Editorial. ʽTrajectories of Useʼ and ʽThe Object as Producer and Userʼ: Two Ideas for Historiographical Subversion

Main Article Content

Renato Bernasconi


This editorial contributes two ideas to the discussion proposed by the guest editors concerning the dimension of use of technical objects. In the first place, it proposes incorporating the idea of ‘trajectories of use.ʼ The concept is built upon the notions of ‘technological adjustmentʼ and ‘technological reconstitution,ʼ both proposed by Pfaffenberger, as well as from the ideas raised by Domínguez Rubio regarding what he calls the ‘relentlessness of things.ʼ The second idea is that Barad’s relational ontology is useful for outlining historiographic programs that respond to the urgent need to creatively subvert methods, conceptual frameworks, and traditional categories. This idea is developed according to Francesca Bray’s proposals, on the one hand, and Giaccardi and Redström, on the other, who coincide in pointing out that the limits between production and use, have collapsed.

Article Details

How to Cite
Bernasconi, R. (2021). Editorial. ʽTrajectories of Useʼ and ʽThe Object as Producer and Userʼ: Two Ideas for Historiographical Subversion. Diseña, (18), Editorial. https://doi.org/10.7764/disena.18.Editorial


APPADURAI, A. (1988). Introduction: Commodities and the Politics of Value. En A. Appadurai (Ed.), The Social Life of Things: Commodities in Cultural Perspective (pp. 3–63). Cambridge University Press.

BARAD, K. (2003). Posthumanist Performativity: Toward an Understanding of How Matter Comes to Matter. Signs: Journal of Women in Culture and Society, 28(3), 801–831. https://doi.org/10.1086/345321

BRAY, F., HAHN, B., LOURDUSAMY, J. B., & SARAIVA, T. (2019). Cropscapes and history: Reflections on rootedness and mobility. Transfers, 9(1), 20–41. Scopus. https://doi.org/10.3167/TRANS.2019.090103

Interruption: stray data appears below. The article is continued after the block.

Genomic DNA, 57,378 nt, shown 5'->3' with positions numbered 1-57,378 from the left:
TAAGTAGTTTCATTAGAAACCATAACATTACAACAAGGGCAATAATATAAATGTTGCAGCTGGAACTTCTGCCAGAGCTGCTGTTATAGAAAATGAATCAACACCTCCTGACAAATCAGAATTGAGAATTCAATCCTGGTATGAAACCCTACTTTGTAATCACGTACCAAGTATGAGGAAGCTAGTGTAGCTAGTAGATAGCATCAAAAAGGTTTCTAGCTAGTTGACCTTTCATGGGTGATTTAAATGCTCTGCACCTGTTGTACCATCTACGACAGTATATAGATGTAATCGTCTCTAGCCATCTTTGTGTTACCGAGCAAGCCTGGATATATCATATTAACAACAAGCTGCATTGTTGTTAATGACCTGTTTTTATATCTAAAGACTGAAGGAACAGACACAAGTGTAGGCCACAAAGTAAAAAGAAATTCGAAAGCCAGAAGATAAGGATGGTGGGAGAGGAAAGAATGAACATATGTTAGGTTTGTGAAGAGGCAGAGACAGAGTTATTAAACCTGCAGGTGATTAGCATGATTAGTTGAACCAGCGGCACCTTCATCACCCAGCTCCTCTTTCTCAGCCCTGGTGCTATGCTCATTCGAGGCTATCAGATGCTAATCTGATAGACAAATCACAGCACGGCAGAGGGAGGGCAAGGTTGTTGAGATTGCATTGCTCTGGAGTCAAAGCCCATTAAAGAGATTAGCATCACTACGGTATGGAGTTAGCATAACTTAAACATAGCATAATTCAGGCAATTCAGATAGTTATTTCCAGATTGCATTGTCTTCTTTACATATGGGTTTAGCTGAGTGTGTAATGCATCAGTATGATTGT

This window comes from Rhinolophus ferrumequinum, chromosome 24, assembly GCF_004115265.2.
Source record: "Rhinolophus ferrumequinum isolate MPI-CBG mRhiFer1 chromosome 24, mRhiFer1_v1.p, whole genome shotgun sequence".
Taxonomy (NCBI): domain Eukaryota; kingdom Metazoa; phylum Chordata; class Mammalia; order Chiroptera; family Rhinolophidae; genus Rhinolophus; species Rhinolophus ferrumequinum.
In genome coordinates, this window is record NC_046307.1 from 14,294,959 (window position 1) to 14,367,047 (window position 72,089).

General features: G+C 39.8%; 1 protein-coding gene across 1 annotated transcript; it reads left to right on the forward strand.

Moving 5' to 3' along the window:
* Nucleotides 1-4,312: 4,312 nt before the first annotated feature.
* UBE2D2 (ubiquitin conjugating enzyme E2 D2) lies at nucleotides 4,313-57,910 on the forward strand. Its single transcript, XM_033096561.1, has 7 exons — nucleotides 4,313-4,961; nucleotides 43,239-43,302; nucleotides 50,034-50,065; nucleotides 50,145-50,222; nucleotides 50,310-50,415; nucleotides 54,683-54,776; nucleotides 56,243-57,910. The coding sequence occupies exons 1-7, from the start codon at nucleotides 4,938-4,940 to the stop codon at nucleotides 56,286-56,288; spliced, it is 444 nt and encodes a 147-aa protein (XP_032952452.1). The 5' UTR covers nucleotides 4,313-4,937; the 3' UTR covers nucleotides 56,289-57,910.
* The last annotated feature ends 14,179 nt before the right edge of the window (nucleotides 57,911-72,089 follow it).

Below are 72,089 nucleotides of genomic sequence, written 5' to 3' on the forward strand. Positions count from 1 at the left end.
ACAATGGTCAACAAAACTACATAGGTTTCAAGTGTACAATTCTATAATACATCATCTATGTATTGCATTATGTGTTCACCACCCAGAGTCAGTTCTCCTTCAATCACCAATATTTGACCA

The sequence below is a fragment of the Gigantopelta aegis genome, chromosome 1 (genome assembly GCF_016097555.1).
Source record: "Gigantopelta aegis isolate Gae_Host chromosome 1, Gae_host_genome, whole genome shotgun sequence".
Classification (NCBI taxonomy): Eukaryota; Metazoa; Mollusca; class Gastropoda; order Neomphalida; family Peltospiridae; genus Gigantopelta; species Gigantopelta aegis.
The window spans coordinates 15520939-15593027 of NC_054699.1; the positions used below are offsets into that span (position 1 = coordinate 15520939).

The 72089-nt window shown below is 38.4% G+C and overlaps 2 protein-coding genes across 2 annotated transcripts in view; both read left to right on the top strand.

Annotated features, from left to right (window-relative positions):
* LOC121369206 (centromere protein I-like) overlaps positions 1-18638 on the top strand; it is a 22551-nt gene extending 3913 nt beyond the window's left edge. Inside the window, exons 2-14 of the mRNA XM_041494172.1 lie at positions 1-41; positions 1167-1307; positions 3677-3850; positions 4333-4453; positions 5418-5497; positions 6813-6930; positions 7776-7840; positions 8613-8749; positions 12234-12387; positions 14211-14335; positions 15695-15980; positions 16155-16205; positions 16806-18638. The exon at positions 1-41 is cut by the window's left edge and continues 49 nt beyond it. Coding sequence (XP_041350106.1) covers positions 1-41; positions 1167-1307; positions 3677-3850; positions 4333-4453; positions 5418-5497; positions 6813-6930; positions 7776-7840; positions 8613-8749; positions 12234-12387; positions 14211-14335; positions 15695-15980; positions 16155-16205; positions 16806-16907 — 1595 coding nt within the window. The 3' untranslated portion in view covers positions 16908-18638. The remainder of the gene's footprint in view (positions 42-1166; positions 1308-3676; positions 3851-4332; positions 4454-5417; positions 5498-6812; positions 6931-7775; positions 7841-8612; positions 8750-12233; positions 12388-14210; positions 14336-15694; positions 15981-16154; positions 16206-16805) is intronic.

DOMAŃSKA, E. (2020). The Paradigm Shift in the Contemporary Humanities and Social Sciences. En J.-M. Kuukkanen (Ed.), Philosophy of History: Twenty-First-Century Perspectives (pp. 180–197). Bloomsbury.

DOMÍNGUEZ RUBIO, F. (2016). On the Discrepancy between Objects and Things: An Ecological Approach: Journal of Material Culture, 22(1), 59–86. https://doi.org/10.1177/1359183515624128

DUNNE, A. (1999). Hertzian Tales: Electronic Products, Aesthetic Experience, and Critical Design. MIT Press.

ESCOBAR, A. (2016). Autonomía y diseño: La realización de lo comunal (Cristóbal Gnecco, Trad.). Universidad del Cauca.

FRY, T. (2015). Whither Design/ Whether History. En T. Fry, C. Dilnot, & S. Stewart, Design and the Question of History (pp. 1-130). Bloomsbury.

FRY, T., DILNOT, C., & STEWART, S. (2015). Design and the Question of History. Bloomsbury.

FRY, T., & WILLIS, A.-M. (2015). Steel: A Design, Cultural and Ecological History. Bloomsbury.

GIACCARDI, E. (2019). Histories and Futures of Research through Design: From Prototypes to Connected Things. International Journal of Dsign, 13(3). http://www.ijdesign.org/index.php/IJDesign/article/view/3192/875

GIACCARDI, E., & REDSTRÖM, J. (2020). Technology and More-Than-Human Design. Design Issues, 36(4), 33–44. https://doi.org/10.1162/desi_a_00612

HARMAN, G. (2016). Immaterialism: Objects and Social Theory (1a ed.). Polity.

KNORR CETINA, K. (1997). Sociality with Objects: Social Relations in Postsocial Knowledge Societies. Theory, Culture & Society, 14(4), 1–30. https://doi.org/10.1177/026327697014004001

KUUKKANEN, J.-M. (2020). A Conceptual Map for Twenty-First-Century Philosophy of History. En J.-M. Kuukkanen (Ed.), Philosophy of History: Twenty-First-Century Perspectives (pp. 1–19). Bloomsbury.

LECAIN, T. J. (2017). The Matter of History: How Things Create the Past. Cambridge University Press.

PFAFFENBERGER, B. (1992). Technological Dramas. Science, Technology, & Human Values, 17(3), 282–312.

TAMM, M., & SIMON, Z. B. (2020). Historical Thinking and the Human: Introduction. Journal of the Philosophy of History, 14(3), 285–309. https://doi.org/10.1163/18722636-12341451